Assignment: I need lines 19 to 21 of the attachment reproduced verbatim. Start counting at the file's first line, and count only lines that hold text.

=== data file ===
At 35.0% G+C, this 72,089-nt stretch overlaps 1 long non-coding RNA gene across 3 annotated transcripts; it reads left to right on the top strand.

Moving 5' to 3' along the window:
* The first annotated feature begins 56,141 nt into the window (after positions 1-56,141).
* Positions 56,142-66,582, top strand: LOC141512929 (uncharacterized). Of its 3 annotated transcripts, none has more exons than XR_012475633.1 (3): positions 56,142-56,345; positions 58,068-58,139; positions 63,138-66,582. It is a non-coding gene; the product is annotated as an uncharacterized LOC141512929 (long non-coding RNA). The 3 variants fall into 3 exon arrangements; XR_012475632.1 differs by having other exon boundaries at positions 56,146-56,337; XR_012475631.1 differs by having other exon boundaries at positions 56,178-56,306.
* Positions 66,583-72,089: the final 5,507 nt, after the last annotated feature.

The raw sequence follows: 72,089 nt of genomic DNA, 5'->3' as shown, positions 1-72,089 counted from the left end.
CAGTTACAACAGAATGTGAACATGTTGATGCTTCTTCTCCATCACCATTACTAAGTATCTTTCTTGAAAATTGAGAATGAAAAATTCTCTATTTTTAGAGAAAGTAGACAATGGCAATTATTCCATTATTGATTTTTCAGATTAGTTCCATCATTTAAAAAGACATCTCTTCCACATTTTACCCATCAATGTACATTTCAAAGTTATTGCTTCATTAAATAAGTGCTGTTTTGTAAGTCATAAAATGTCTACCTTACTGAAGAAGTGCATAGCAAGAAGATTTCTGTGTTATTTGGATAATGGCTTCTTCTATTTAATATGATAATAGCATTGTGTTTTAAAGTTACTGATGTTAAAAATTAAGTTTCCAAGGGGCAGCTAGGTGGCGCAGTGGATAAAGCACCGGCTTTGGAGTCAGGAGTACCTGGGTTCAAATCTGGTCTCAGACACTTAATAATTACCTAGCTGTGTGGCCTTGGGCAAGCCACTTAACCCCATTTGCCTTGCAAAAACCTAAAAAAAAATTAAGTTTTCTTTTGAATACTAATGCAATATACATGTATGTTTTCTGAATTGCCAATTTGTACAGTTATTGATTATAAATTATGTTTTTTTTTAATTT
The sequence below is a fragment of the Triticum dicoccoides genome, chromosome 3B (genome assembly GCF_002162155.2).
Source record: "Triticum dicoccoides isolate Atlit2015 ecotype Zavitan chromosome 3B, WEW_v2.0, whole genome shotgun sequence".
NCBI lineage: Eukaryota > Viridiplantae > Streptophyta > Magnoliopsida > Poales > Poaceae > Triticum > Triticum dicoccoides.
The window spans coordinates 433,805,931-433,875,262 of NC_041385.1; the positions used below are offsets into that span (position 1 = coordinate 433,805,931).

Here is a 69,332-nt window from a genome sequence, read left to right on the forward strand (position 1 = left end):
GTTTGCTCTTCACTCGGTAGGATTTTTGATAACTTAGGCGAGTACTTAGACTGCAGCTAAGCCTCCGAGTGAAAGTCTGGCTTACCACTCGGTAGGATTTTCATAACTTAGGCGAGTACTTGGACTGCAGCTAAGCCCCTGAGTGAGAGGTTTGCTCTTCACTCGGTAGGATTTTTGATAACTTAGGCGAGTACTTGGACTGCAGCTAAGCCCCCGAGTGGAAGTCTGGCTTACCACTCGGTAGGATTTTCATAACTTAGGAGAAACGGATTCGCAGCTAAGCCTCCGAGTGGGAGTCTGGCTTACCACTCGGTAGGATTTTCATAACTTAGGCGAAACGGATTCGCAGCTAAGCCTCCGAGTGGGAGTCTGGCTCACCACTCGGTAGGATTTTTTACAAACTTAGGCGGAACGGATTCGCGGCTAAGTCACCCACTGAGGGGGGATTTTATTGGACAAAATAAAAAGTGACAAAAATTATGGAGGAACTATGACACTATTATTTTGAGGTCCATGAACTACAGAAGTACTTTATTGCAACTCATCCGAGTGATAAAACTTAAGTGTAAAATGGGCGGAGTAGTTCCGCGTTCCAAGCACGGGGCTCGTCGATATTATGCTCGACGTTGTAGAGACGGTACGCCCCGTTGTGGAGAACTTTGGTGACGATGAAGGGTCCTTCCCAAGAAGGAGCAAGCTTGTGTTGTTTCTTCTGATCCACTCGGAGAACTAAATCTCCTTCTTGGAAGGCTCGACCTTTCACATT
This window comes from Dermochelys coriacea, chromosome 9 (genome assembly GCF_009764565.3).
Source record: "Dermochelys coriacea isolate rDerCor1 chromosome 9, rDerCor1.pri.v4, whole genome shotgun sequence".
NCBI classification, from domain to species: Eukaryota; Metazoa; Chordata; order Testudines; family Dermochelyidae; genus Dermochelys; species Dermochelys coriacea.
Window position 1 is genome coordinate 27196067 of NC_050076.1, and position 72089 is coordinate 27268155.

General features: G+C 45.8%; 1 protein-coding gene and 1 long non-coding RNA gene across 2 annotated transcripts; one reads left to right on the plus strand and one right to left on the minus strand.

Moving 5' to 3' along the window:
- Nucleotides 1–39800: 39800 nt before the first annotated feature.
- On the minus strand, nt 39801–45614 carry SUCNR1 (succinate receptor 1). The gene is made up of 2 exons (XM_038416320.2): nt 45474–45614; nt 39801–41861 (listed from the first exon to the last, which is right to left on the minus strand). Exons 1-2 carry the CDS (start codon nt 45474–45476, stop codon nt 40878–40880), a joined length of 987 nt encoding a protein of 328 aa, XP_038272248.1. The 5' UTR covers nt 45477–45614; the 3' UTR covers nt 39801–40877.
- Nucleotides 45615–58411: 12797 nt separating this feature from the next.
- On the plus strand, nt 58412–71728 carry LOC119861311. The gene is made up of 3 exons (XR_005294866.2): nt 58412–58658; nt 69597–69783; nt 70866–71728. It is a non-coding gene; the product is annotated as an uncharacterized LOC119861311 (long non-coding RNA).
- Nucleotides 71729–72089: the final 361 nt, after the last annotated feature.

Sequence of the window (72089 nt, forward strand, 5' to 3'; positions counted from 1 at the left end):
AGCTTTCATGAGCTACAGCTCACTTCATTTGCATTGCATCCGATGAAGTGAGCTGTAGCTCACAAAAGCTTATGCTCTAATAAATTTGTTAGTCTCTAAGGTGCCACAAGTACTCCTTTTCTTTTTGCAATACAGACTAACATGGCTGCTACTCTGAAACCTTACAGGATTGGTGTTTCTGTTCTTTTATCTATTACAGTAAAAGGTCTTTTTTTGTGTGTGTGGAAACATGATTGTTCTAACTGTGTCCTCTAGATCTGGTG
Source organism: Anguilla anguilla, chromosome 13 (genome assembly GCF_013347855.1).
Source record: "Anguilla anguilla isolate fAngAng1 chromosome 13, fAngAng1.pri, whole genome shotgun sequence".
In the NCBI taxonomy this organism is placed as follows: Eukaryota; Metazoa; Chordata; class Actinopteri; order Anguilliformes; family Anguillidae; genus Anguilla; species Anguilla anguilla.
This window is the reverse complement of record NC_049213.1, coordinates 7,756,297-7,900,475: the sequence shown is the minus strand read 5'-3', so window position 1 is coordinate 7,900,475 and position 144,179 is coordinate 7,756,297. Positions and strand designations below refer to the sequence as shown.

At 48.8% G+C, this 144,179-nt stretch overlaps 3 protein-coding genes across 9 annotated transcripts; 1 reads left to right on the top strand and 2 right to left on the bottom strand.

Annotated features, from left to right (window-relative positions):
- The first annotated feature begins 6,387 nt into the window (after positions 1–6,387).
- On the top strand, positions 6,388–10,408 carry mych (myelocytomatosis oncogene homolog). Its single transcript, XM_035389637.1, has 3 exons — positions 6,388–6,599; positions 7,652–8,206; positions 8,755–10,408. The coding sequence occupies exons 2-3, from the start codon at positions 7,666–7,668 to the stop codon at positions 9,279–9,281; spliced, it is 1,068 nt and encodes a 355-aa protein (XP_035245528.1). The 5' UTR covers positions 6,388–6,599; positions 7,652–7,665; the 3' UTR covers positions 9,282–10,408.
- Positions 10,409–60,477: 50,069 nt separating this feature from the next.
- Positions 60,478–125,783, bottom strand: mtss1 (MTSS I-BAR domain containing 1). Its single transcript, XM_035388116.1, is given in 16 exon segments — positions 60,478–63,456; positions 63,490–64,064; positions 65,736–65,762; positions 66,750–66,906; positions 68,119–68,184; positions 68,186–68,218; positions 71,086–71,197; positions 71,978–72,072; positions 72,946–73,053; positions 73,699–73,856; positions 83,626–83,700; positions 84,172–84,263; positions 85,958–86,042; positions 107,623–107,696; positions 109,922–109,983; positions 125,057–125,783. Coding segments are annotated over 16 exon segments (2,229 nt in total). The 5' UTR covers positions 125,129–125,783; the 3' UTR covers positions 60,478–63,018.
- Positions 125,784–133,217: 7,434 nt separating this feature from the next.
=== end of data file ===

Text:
Moving 5' to 3' along the window:
- Nucleotides 1–39800: 39800 nt before the first annotated feature.
- On the minus strand, nt 39801–45614 carry SUCNR1 (succinate receptor 1). The gene is made up of 2 exons (XM_038416320.2): nt 45474–45614; nt 39801–41861 (listed from the first exon to the last, which is right to left on the minus strand). Exons 1-2 carry the CDS (start codon nt 45474–45476, stop codon nt 40878–40880), a joined length of 987 nt encoding a protein of 328 aa, XP_038272248.1. The 5' UTR covers nt 45477–45614; the 3' UTR covers nt 39801–40877.